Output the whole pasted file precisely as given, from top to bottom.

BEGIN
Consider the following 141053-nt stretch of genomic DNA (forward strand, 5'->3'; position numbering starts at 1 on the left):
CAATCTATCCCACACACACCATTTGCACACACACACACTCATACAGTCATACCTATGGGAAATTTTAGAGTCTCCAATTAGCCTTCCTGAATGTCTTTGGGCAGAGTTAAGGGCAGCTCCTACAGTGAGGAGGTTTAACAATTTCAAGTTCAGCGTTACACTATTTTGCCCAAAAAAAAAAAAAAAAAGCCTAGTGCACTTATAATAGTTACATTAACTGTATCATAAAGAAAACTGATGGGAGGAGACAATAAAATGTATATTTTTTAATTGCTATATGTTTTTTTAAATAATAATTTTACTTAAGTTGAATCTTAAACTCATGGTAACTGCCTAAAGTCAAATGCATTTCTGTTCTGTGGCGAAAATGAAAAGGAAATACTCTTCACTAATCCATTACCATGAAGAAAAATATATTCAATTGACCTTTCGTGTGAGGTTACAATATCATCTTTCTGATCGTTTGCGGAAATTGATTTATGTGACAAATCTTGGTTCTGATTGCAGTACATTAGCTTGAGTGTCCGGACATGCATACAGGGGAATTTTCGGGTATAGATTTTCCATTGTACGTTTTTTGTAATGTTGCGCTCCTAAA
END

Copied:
Consider the following 141053-nt stretch of genomic DNA (forward strand, 5'->3'; position numbering starts at 1 on the left):
CAATCTATCCCACACACACCATTTGCACACACACACACTCATACAGTCATACCTATGGGAAATTTTAGAGTCTCCAATTAGCCTTCCTGAATGTCTTTGGGCAGAGTTAAGGGCAGCTCCTACAGTGAGGAGGTTTAACAATTTCAAGTTCAGCGTTACACTATTTTGCCCAAAAAAAAAAAAAAAAAGCCTAGTGCACTTATAATAGTTACATTAACTGTATCATAAAGAAAACTGATGGGAGGAGACAATAAAATGTATATTTTTTAATTGCTATATGTTTTTTTAAATAATAATTTTACTTAAGTTGAATCTTAAACTCATGGTAACTGCCTAAAGTCAAATGCATTTCTGTTCTGTGGCGAAAATGAAAAGGAAATACTCTTCACTAATCCATTACCATGAAGAAAAATATATTCAATTGACCTTTCGTGTGAGGTTACAATATCATCTTTCTGATCGTTTGCGGAAATTGATTTATGTGACAAATCTTGGTTCTGATTGCAGTACATTAGCTTGAGTGTCCGGACATGCATACAGGGGAATTTTCGGGTATAGATTTTCCATTGTACGTTTTTTGTAATGTTGCGCTCCTAAA